Archived

This topic is now archived and is closed to further replies.

Strange back propagation behaviour (picure inside)

This topic is 5142 days old which is more than the 365 day threshold we allow for new replies. Please post a new topic.

If you intended to correct an error in the post then please contact us.

Recommended Posts

Hi! The picture below shows the output from my program trying to learn a neural network the XOR function. EDIT: what it shows is the error rate (sqrt(output - expected)**2) for the 4 different inputs of the XOR func. the strange thing is that it only "learns" for one of the outputs...all the others dont adapt. I know this is quite i shot in the dark, but does anybody have any idea about what might be going on? I have checked and double checkde my code and i dont find anything wrong.....any other suggestions about what i can try to test my ANN on? thank you... --Spencer --Spencer "Relax, this dragon is sleeping..." [edited by - spencer on November 11, 2003 8:47:28 AM]

Share this post


Link to post
Share on other sites
Guest Anonymous Poster
You should try to find a Java applet that performs BP and compare your weights with the applet. I remember that on Generation5, there was one step of BP algorithm with weights and outputs, could be worth a look.

Share this post


Link to post
Share on other sites
quote:
Original post by Spencer
I am using one hidden layer with 2 neurons and of course one output neuron and 2 inputs...



Are you sure that the XOR problem can be solved with this neural network configuration?

-Predictor

Share this post


Link to post
Share on other sites
Your network topology is correct for this problem... at least, that is to say, the XOR problem CAN be solved with 2 input, 2 hidden and 1 output node. I know this is a silly question (but you''d be surprised how often people mess this up), but have you made sure that each node is connected to each other node in the layer above it?

Backpropogation is essentially a gradient ascent/descent method (hill climbing) in the parameter space. Your results indicate that in only one of your cases is your implementation able to perform this optimisation. Can you plot the parameter values vs iteration please, so we can see what is happening there? My first thought is that your parameter values are unstable and not converging. Could you post the error formula you used to compute the weight updates?

My second thought is that you might simply be stuck in a region of the parameter space that has a very flat gradient, making it hard to get out of that region using back-prop. How did you choose your initial estimates for the weights? Randomly? Assigned? Try different initial conditions and see what happens.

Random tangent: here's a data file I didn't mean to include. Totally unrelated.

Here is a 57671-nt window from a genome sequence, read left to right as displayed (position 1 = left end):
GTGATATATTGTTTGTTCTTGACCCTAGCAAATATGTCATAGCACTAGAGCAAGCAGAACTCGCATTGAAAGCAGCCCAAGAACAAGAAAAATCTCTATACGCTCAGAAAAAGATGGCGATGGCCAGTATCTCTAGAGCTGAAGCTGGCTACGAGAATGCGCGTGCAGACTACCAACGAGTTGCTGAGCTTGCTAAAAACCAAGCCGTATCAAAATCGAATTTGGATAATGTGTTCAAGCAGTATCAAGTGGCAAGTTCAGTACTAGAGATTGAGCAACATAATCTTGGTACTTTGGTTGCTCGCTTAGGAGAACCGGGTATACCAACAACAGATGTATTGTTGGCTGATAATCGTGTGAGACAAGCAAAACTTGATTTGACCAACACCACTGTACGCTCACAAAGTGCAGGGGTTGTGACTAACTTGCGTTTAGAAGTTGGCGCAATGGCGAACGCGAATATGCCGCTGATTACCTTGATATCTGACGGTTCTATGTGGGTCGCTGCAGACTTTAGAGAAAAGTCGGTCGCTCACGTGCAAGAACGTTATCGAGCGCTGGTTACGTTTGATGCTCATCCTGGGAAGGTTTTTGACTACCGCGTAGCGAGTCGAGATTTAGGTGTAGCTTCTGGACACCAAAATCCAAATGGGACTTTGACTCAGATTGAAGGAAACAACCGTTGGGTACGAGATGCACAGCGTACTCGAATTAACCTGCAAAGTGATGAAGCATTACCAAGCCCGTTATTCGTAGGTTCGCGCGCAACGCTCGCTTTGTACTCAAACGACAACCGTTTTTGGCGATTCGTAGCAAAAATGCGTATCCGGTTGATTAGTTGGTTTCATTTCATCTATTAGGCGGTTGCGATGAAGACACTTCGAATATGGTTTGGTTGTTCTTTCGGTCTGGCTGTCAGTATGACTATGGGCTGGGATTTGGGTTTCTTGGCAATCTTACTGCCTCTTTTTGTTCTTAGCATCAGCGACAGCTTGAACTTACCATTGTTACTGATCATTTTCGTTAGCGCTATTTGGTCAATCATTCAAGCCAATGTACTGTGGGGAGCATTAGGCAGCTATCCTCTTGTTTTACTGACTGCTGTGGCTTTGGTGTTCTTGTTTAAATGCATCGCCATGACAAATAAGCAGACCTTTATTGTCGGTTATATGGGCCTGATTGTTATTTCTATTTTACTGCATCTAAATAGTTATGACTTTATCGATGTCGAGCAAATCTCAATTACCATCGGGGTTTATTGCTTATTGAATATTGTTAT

Other than that, try using the sigmoid function as your activation and see what happens.

Good luck,

Timkin

Share this post


Link to post
Share on other sites
Thank you all so much for your replies...
It seems like i found the answer....
I think the reason was that i initialized the weights to too small values. I used values between -0.1 and 0.1.
When i increased it to the range -1.0 to 1.0 the reault was much better. It still get stuck in suboptimal minimas though. Maybe a momentum term can help here?
EDIT: Oh and isnt 100,000 iterations a litlle much for such a simple problem as XOR?


So, what is the best range to initialize the weights to?

and again thank you all!


--Spencer

"Relax, this dragon is sleeping..."

[edited by - spencer on November 12, 2003 3:13:59 AM]

Share this post


Link to post
Share on other sites
tanh is often even better than the logistic activation ...

i''m often initializing the values from -.3 to .3, but that shouldnt be the reason. but be careful not to have the same value of a weight twice in a net, that might cause symetries, which prevent you from training the net correctly ... that should be the case with any reasonable random function in this small example

already tried to adjust the learnrate, maybe even while training the net ?

Share this post


Link to post
Share on other sites
quote:
Original post by Timkin
Your network topology is correct for this problem... at least, that is to say, the XOR problem CAN be solved with 2 input, 2 hidden and 1 output node.



You are, of course, correct. I was thinking of the checkerboard problem.

thanks,
Predictor



Share this post


Link to post
Share on other sites